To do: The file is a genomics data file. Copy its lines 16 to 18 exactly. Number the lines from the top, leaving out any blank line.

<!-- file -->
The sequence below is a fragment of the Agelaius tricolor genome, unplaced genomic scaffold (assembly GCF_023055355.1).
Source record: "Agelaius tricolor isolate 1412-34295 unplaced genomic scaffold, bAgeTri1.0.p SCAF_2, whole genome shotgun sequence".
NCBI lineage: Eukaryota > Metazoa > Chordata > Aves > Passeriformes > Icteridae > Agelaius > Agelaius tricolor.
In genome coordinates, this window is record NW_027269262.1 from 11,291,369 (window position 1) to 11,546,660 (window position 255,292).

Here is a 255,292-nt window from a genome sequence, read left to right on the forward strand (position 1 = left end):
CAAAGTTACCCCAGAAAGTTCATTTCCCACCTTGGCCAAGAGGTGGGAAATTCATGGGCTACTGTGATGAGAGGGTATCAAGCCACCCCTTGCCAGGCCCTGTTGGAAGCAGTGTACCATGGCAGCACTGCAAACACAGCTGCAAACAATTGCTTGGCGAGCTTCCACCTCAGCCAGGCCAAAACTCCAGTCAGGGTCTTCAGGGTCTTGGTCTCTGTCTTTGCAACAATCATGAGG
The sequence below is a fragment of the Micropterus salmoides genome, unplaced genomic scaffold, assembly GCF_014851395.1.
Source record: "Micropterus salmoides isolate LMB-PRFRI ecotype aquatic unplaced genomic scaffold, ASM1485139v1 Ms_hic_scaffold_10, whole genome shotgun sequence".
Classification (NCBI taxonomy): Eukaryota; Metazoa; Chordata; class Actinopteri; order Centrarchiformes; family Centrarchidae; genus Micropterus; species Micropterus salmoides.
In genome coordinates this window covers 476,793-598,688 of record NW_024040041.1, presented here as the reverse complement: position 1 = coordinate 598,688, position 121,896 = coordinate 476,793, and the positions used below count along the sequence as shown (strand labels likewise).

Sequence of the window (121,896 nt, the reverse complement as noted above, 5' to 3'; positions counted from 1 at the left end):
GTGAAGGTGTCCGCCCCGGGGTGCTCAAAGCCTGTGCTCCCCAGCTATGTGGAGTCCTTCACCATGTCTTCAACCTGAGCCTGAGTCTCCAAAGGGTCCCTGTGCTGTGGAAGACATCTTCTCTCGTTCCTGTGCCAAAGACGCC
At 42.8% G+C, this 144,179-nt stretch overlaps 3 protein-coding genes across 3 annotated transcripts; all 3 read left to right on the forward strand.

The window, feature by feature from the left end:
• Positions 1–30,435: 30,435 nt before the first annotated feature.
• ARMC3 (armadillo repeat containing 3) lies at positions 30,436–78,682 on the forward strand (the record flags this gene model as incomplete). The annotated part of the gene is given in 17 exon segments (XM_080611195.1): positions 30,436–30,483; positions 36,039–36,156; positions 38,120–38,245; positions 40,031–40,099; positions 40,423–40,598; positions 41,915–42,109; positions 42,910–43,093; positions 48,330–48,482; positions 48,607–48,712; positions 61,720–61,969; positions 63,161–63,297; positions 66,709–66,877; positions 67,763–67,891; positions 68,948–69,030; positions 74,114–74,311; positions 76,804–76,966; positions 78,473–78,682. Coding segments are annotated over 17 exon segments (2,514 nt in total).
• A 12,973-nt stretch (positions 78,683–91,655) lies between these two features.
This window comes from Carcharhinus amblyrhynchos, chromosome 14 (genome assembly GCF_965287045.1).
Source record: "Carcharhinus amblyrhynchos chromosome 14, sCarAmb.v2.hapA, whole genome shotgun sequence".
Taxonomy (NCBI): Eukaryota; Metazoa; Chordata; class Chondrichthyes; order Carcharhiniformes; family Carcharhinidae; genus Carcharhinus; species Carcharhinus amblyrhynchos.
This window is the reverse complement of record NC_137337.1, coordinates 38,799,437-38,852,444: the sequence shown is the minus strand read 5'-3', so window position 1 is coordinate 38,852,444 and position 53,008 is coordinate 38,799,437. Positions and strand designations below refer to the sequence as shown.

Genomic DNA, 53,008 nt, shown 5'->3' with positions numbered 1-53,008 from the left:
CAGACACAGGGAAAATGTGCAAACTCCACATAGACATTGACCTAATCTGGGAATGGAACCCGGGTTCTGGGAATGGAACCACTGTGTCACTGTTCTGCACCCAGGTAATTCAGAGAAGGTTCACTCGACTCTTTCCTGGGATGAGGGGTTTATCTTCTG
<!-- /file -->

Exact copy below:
• ARMC3 (armadillo repeat containing 3) lies at positions 30,436–78,682 on the forward strand (the record flags this gene model as incomplete). The annotated part of the gene is given in 17 exon segments (XM_080611195.1): positions 30,436–30,483; positions 36,039–36,156; positions 38,120–38,245; positions 40,031–40,099; positions 40,423–40,598; positions 41,915–42,109; positions 42,910–43,093; positions 48,330–48,482; positions 48,607–48,712; positions 61,720–61,969; positions 63,161–63,297; positions 66,709–66,877; positions 67,763–67,891; positions 68,948–69,030; positions 74,114–74,311; positions 76,804–76,966; positions 78,473–78,682. Coding segments are annotated over 17 exon segments (2,514 nt in total).
• A 12,973-nt stretch (positions 78,683–91,655) lies between these two features.
This window comes from Carcharhinus amblyrhynchos, chromosome 14 (genome assembly GCF_965287045.1).